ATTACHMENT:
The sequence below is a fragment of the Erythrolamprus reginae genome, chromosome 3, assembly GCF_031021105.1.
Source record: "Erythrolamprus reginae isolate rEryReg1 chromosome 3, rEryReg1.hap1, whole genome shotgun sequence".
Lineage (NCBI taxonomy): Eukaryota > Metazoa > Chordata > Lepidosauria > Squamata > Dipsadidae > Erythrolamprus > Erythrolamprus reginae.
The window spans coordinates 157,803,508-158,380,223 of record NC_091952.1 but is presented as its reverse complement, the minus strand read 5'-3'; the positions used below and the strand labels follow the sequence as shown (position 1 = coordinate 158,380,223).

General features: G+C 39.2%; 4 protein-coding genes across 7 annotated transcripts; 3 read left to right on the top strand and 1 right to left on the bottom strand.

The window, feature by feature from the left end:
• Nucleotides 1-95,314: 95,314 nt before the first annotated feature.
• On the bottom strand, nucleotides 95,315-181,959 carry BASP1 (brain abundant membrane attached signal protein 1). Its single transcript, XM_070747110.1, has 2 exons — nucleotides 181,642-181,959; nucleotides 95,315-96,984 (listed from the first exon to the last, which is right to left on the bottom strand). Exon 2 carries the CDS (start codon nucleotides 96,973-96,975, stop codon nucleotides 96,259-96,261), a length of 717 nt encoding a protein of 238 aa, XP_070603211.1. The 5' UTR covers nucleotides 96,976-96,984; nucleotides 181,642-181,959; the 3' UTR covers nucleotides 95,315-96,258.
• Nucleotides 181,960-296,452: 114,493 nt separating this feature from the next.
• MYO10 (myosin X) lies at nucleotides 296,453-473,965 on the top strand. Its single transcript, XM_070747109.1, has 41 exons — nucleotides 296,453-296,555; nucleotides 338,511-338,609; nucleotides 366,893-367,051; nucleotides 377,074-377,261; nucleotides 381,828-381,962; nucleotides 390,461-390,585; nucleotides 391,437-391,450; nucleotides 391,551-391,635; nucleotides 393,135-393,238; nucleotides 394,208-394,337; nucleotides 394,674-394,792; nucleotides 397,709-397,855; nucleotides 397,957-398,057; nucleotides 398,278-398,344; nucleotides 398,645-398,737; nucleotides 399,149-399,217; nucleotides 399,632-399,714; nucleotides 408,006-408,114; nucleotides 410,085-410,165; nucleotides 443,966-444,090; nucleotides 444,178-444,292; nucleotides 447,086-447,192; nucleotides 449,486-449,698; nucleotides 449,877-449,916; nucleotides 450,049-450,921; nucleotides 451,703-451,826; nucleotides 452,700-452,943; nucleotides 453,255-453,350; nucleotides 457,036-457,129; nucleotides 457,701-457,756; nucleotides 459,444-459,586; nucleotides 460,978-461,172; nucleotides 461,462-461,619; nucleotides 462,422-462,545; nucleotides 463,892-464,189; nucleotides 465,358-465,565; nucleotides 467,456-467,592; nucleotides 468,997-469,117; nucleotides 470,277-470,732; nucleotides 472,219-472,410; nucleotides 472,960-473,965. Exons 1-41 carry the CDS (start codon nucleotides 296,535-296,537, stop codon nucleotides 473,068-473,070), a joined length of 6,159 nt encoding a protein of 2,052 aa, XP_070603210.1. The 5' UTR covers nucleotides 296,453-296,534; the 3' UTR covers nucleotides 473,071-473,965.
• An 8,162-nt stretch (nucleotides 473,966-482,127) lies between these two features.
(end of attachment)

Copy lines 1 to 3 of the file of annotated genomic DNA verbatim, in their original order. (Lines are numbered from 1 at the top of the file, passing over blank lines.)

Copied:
The sequence below is a fragment of the Erythrolamprus reginae genome, chromosome 3, assembly GCF_031021105.1.
Source record: "Erythrolamprus reginae isolate rEryReg1 chromosome 3, rEryReg1.hap1, whole genome shotgun sequence".
Lineage (NCBI taxonomy): Eukaryota > Metazoa > Chordata > Lepidosauria > Squamata > Dipsadidae > Erythrolamprus > Erythrolamprus reginae.